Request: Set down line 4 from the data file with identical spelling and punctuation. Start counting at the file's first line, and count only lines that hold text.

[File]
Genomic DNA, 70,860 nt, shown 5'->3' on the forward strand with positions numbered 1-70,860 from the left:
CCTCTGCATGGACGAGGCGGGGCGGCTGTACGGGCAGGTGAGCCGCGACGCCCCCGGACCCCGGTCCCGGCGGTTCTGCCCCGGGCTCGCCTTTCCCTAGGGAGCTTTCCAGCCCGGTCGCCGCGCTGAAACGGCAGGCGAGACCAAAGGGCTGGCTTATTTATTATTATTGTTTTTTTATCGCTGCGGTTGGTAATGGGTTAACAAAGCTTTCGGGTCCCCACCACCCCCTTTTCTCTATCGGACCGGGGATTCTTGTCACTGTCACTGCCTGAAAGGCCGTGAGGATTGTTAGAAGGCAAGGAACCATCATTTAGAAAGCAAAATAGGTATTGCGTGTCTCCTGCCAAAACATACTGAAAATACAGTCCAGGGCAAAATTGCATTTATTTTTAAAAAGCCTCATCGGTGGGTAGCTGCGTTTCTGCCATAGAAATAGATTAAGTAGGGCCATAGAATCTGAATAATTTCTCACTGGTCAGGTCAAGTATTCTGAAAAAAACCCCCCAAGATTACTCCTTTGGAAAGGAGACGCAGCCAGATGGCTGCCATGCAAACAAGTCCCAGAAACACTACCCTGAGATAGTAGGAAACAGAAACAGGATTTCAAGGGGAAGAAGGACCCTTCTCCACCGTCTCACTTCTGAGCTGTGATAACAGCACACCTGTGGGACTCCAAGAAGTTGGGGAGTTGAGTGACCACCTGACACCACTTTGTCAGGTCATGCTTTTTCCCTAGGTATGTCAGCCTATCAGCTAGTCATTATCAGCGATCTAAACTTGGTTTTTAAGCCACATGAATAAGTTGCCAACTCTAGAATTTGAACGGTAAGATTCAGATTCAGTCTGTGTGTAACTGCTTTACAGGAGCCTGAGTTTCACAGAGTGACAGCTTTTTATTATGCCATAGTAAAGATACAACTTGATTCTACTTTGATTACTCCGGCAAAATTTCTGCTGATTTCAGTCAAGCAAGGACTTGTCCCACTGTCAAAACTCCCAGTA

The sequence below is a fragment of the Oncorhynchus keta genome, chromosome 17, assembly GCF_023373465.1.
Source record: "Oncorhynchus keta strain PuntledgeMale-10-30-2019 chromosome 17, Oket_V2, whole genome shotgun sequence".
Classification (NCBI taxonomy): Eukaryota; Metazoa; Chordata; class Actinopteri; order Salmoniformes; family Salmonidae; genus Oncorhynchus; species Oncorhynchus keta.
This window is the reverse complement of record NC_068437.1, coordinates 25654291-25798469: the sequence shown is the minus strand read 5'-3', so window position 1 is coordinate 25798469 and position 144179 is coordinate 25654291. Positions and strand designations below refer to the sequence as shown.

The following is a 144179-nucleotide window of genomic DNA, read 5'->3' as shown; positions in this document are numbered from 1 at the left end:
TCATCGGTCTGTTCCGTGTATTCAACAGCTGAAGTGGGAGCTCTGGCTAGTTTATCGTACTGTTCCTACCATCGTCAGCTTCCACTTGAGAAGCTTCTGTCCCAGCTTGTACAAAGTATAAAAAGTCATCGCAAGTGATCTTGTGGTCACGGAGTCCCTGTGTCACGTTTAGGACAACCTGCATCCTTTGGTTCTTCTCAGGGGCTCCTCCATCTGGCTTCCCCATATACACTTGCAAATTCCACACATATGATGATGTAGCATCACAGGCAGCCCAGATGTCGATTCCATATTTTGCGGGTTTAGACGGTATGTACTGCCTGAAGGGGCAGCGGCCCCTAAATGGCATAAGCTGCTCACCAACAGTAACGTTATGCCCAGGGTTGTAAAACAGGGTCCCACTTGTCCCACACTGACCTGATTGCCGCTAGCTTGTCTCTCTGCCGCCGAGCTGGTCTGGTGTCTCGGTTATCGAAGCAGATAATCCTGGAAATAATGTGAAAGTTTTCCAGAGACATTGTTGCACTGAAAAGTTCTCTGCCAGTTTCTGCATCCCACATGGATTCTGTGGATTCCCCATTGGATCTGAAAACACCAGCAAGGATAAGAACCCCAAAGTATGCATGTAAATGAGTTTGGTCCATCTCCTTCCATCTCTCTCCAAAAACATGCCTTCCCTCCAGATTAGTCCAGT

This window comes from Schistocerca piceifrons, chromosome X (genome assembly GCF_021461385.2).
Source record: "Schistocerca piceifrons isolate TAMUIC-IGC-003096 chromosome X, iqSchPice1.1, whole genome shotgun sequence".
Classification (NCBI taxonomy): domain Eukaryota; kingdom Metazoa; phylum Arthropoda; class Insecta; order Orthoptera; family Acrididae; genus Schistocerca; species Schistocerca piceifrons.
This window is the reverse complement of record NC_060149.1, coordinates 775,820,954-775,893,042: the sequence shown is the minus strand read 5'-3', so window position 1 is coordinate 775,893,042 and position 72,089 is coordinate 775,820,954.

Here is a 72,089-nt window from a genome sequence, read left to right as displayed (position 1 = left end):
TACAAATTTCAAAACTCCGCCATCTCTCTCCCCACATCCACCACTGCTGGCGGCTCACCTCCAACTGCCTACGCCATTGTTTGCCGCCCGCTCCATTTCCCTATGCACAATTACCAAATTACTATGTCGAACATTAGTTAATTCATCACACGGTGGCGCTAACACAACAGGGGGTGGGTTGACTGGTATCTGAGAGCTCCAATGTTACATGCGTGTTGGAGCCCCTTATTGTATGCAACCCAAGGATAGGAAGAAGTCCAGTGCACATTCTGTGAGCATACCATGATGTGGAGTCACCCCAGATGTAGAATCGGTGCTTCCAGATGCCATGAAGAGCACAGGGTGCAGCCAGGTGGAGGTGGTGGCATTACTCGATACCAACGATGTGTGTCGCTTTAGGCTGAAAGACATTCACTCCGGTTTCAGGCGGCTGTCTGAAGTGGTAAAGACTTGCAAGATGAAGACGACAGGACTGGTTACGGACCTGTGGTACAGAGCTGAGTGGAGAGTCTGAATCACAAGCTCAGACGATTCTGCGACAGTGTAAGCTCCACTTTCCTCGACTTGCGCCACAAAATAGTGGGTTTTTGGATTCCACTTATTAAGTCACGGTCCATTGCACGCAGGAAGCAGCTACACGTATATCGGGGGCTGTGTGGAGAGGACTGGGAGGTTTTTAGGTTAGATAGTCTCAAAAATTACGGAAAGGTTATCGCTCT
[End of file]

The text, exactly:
Source record: "Oncorhynchus keta strain PuntledgeMale-10-30-2019 chromosome 17, Oket_V2, whole genome shotgun sequence".